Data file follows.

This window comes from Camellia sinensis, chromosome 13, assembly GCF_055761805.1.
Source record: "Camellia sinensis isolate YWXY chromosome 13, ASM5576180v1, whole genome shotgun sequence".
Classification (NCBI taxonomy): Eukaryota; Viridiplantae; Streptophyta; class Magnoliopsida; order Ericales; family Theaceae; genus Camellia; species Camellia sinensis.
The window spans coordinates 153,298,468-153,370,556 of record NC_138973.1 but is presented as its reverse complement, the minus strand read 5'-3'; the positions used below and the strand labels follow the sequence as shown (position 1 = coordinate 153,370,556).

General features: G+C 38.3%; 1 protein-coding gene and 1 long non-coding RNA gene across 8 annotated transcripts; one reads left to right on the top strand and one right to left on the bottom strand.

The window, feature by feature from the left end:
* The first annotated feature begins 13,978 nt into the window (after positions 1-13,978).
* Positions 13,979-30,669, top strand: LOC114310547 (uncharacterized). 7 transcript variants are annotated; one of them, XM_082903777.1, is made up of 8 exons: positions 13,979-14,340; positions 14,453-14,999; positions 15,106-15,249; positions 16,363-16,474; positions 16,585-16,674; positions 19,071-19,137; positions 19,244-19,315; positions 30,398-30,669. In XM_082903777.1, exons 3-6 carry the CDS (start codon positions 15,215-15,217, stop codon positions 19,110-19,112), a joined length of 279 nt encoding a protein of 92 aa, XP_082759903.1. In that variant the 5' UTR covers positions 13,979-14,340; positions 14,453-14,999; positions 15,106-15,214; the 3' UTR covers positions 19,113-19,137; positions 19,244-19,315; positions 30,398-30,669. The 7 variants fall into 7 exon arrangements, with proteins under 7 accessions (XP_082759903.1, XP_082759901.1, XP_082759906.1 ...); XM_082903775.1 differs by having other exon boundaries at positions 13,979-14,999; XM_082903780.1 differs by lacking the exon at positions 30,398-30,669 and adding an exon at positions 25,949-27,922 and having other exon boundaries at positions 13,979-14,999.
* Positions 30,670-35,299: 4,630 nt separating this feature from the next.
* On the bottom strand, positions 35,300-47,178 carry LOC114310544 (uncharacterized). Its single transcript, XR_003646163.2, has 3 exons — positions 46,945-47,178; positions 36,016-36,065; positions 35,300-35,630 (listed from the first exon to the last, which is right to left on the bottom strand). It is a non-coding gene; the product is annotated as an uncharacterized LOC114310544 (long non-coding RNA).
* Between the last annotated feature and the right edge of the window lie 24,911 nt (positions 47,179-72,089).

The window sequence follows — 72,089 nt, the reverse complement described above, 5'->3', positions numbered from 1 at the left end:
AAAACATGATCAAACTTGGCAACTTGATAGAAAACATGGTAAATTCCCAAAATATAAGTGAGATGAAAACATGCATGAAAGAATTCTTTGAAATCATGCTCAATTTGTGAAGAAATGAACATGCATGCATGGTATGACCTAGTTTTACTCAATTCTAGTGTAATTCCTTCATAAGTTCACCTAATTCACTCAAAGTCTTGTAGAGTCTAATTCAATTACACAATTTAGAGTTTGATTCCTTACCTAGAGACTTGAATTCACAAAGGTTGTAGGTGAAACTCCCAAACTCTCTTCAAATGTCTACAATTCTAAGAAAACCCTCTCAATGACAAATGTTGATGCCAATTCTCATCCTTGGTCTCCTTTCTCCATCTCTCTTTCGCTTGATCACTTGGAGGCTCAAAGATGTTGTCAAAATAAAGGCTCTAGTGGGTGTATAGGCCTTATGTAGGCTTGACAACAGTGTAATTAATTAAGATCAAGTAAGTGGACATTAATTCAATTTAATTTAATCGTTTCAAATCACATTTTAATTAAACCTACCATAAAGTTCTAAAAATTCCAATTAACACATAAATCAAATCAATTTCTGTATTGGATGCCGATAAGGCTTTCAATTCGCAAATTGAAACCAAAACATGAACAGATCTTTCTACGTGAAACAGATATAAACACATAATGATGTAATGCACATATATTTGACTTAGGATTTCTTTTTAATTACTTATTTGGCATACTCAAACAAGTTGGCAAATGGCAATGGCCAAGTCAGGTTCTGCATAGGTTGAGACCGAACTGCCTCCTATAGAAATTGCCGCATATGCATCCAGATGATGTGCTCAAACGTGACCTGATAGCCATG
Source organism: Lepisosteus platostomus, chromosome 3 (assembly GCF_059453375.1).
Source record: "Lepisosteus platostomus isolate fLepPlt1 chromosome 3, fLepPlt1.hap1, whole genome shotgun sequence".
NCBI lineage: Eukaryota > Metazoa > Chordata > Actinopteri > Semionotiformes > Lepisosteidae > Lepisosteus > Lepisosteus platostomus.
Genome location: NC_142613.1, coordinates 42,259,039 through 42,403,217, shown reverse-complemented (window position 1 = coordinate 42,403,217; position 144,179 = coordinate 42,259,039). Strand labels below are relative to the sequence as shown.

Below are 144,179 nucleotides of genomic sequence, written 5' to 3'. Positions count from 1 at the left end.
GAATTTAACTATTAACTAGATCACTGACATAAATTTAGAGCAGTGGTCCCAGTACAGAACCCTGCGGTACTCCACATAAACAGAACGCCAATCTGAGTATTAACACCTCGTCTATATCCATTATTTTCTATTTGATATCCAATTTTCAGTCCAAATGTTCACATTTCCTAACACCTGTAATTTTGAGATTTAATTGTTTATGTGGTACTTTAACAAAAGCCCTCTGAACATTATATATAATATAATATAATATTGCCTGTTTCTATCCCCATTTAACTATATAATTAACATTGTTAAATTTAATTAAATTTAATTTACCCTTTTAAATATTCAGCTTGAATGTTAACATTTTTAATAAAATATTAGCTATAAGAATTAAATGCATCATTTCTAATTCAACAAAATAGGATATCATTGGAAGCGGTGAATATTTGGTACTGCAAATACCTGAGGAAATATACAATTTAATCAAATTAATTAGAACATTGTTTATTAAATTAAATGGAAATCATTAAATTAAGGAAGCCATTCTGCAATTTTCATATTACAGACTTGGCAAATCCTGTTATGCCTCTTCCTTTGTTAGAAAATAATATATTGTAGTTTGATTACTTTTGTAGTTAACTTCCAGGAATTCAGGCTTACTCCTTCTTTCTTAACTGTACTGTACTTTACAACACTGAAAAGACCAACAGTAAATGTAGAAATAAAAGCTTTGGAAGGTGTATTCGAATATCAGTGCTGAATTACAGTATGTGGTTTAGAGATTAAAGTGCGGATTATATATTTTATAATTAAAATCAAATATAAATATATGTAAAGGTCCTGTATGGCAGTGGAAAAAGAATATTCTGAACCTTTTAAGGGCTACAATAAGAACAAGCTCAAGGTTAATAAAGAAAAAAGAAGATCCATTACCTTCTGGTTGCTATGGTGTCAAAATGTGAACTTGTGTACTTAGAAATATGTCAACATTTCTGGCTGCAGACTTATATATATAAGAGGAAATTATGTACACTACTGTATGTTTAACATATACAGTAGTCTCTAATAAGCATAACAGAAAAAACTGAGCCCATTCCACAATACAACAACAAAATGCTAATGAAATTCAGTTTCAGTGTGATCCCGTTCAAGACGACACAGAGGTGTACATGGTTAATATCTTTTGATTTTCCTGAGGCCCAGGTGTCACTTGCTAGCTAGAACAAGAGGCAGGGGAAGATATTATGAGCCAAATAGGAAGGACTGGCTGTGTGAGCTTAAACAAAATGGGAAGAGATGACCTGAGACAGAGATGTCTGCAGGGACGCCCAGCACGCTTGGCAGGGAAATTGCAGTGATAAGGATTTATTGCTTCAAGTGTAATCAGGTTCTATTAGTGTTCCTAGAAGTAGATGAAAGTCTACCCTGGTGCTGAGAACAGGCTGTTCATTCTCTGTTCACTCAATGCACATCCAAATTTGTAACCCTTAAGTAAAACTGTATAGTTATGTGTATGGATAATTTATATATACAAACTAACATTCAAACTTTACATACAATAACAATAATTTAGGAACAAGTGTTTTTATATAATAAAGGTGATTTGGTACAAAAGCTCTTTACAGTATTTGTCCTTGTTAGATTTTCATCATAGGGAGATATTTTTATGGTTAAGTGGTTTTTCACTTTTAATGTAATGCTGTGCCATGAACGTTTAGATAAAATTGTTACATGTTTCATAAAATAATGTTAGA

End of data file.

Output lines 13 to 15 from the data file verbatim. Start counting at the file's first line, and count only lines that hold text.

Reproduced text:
AAAACATGATCAAACTTGGCAACTTGATAGAAAACATGGTAAATTCCCAAAATATAAGTGAGATGAAAACATGCATGAAAGAATTCTTTGAAATCATGCTCAATTTGTGAAGAAATGAACATGCATGCATGGTATGACCTAGTTTTACTCAATTCTAGTGTAATTCCTTCATAAGTTCACCTAATTCACTCAAAGTCTTGTAGAGTCTAATTCAATTACACAATTTAGAGTTTGATTCCTTACCTAGAGACTTGAATTCACAAAGGTTGTAGGTGAAACTCCCAAACTCTCTTCAAATGTCTACAATTCTAAGAAAACCCTCTCAATGACAAATGTTGATGCCAATTCTCATCCTTGGTCTCCTTTCTCCATCTCTCTTTCGCTTGATCACTTGGAGGCTCAAAGATGTTGTCAAAATAAAGGCTCTAGTGGGTGTATAGGCCTTATGTAGGCTTGACAACAGTGTAATTAATTAAGATCAAGTAAGTGGACATTAATTCAATTTAATTTAATCGTTTCAAATCACATTTTAATTAAACCTACCATAAAGTTCTAAAAATTCCAATTAACACATAAATCAAATCAATTTCTGTATTGGATGCCGATAAGGCTTTCAATTCGCAAATTGAAACCAAAACATGAACAGATCTTTCTACGTGAAACAGATATAAACACATAATGATGTAATGCACATATATTTGACTTAGGATTTCTTTTTAATTACTTATTTGGCATACTCAAACAAGTTGGCAAATGGCAATGGCCAAGTCAGGTTCTGCATAGGTTGAGACCGAACTGCCTCCTATAGAAATTGCCGCATATGCATCCAGATGATGTGCTCAAACGTGACCTGATAGCCATG
Source organism: Lepisosteus platostomus, chromosome 3 (assembly GCF_059453375.1).
Source record: "Lepisosteus platostomus isolate fLepPlt1 chromosome 3, fLepPlt1.hap1, whole genome shotgun sequence".